This Wear OS smartwatch is equipped with some extra apps from Casio that could make it an excellent outdoor watch for hiking. There are some serious points to consider however.
These apps (called “Tools”) are beautifully executed and most of the time function very well. There are a lot of reviews on the internet about how to use this watch for hiking and trekking. It is important to know however that the included map app does not feature any navigation functionality. All it does is showing you where you are on a map, and where you have previously been if you enabled that. There is no way to navigate to a point that you select on the map, do backtracking, etc. Pretty useless. You need to install a separate app such as Google Maps or Viewranger if you are going to use this watch for navigation. This can be done on any smartwatch that runs Wear OS and has a GPS, so the Casio offers no advantage for navigation.
We love the tide graph tool, because we live near the sea. It works very good. The air pressure graph however is not detailed enough. It shows 12 hours of history, but the scale is not selectable. So you always see a nearly flat line. It takes a very big air pressure change to really show. It would be better if it showed 4 or 6 hours only, and the scale would adjust to the total pressure change to show it in more detail.
The “Casio Moments” app allows you to set some alerts, for when you reach certain goals or come close to certain locations for example. This is however not very flexible. There is not a lot that can be changed, and not every option is always available. For example: we would like to get a notification about air pressure changes, to alert us for upcoming weather changes. Many ABC watches offer this functionality. The Casio Moments app however only allows this while doing an activity. So you have to start an activity like hiking, to get this alert. The way the alert is displayed is also not selectable. The watch just displays the air pressure graph.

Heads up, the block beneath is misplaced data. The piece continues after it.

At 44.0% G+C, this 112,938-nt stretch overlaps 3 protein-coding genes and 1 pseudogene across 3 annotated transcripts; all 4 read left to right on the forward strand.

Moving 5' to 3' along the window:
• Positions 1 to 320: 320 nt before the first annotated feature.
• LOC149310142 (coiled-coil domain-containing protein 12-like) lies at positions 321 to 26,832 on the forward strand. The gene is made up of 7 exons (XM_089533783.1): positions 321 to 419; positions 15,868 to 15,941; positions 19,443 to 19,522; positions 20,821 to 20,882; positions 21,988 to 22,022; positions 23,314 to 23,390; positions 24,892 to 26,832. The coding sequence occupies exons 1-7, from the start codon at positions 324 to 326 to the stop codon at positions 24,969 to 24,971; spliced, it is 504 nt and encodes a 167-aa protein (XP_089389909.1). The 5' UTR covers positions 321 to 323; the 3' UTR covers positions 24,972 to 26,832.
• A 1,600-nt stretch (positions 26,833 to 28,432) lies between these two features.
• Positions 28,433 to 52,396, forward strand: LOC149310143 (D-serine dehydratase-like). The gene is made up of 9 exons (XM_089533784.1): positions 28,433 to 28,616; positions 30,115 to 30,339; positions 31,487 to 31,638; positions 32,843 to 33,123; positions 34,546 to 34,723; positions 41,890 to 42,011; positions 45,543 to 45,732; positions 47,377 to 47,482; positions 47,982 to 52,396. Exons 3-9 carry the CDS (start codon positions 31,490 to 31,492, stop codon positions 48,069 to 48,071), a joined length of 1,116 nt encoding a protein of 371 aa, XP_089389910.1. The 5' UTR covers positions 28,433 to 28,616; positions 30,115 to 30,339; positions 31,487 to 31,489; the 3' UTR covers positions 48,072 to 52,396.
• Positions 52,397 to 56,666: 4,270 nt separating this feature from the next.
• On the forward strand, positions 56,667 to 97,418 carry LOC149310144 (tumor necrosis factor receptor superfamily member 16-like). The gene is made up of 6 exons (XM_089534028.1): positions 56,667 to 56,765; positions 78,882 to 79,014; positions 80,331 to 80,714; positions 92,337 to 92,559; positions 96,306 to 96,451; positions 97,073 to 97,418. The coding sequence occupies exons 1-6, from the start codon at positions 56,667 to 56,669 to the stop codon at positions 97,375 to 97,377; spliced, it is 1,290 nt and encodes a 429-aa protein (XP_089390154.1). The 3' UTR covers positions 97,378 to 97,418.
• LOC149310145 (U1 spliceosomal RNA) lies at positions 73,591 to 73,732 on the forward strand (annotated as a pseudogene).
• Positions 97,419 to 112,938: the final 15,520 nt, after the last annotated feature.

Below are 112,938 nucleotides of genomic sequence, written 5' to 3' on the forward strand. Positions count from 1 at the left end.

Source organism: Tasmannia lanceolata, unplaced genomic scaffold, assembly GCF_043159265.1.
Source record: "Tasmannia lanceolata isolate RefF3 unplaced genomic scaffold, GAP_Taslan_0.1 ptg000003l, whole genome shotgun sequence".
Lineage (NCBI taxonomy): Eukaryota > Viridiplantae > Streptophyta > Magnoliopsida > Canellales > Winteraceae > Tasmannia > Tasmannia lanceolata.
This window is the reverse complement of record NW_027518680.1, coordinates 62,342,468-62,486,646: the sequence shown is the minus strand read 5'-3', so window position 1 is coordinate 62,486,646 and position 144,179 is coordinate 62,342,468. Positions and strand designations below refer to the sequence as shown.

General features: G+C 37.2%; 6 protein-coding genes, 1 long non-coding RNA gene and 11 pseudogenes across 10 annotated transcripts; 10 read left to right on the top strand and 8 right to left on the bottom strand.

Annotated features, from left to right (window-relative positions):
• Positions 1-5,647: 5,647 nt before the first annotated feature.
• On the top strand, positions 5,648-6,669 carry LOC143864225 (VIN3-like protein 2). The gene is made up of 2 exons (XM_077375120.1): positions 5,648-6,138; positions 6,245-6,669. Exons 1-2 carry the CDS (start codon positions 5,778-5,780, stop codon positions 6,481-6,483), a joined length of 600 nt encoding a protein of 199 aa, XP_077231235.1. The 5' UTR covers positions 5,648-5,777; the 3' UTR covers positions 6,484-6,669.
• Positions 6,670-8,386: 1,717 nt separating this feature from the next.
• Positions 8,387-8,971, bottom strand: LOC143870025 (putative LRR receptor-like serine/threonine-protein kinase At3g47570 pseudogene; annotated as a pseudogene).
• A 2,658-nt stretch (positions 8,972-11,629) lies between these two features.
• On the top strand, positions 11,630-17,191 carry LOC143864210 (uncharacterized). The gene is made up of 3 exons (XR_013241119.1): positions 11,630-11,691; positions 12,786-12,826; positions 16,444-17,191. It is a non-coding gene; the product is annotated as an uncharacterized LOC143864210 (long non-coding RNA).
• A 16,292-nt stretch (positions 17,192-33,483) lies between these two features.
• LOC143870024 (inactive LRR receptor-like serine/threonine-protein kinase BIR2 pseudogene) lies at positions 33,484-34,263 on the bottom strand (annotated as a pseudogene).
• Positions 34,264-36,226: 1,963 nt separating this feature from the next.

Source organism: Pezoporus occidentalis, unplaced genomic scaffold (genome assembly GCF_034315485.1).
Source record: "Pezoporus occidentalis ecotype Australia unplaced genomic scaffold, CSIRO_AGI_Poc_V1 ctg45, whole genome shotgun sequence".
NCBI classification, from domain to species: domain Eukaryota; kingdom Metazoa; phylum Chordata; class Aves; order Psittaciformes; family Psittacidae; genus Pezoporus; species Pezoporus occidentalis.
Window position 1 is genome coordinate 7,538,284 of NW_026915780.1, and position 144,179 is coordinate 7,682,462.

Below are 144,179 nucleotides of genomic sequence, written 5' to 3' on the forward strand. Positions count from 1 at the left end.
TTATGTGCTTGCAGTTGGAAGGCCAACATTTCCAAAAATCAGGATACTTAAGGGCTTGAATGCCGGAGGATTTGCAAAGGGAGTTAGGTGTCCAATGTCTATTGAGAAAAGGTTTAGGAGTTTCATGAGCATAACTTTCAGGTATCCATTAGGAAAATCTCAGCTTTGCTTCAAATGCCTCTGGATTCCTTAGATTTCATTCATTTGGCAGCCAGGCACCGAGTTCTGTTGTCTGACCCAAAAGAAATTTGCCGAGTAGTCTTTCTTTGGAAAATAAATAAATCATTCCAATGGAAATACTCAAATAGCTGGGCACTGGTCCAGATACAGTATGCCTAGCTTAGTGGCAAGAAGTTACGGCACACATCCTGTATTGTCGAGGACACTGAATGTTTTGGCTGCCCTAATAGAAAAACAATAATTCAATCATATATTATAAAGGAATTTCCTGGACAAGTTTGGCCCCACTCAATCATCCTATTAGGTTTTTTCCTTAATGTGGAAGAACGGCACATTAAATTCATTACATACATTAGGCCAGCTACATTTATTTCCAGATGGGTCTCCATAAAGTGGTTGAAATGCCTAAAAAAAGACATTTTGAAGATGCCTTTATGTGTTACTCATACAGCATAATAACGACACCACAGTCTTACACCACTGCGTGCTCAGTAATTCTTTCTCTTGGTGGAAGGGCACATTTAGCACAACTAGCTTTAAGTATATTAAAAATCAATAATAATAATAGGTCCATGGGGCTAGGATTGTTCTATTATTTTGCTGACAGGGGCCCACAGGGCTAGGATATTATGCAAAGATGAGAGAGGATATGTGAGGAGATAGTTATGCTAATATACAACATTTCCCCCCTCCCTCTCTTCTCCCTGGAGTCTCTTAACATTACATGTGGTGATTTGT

The biggest issue with this watch is battery life. Even when using this as a normal smartwatch, without tracking outdoor activities, the watch will have difficulties to run for a full day. This varies greatly. Some days it makes it only to about 10 PM, and some days it gets to the next morning. If you disable the always on display, and don’t use any GPS functions, you can even get 2 days of usage. So make sure you charge the watch fully, before going outdoors. And if you plan for a full day of hiking, take a charger with you, or better: use a Garmin Fenix or the new solar assisted Casio Rangeman to be safe.
Another serious issue has to do with the altimeter and measuring barometric pressure. Every ABC watch has some problems with that, because it has to figure out whether it is an altitude change or an air pressure change that causes the measured pressure to change. Our experience is that Casio watches in general are not very good in this. If you leave the watch a whole day at the same location without even touching it, it sometimes reports a difference in altitude of more than 200 meters during the day. We compared it to some other watches, laying them side by side in the same location, and most did not report more than 20 meters difference during the day. The Tissot T-Touch is usually our champion with a difference of only a few meters. Moving away from the location by several kilometers and coming back should result in giving us more or less the same altitude upon return, but most of the time the Casio is way off. So you will need to calibrate the altitude every time you start a hike, and verify in between at known locations, if correct altitude readings are important to you.
These are in fact the only serious issues. The rest of the watch functions as it should. It is a joy to wear and a joy to use. In fact, it is our favorite smartwatch. The “smart” part is provided by Wear OS, and that is the same as every other smartwatch running this OS. The watchfaces from Casio are truly stunning. However: the one that Casio is using on all of it marketing materials, is only visible while the location is being determined. After that, the blue lines disappear, which makes it look less spectacular. Once the always-on-display activates, the details are further reduced. Other watchfaces that come with the watch are better in that regard and look better when the always on display is activated.
So, should you buy this? Yes, if you are going to use it as a normal smartwatch and only need to use the tools and tracking for short outdoor trips. A couple of hours at most. No if you plan on very long hikes, or if your life depends on it.
Since we posted our review the watch has had some updates for the Wear OS. The watch seems to have a bit better battery life now, but has become very slow at times, and apps crash more often. We did a factory reset, but that did not help. There seem to be no reason for us to wear this watch now, so it will end up in a drawer until some more updates are available that hopefully fix these issues.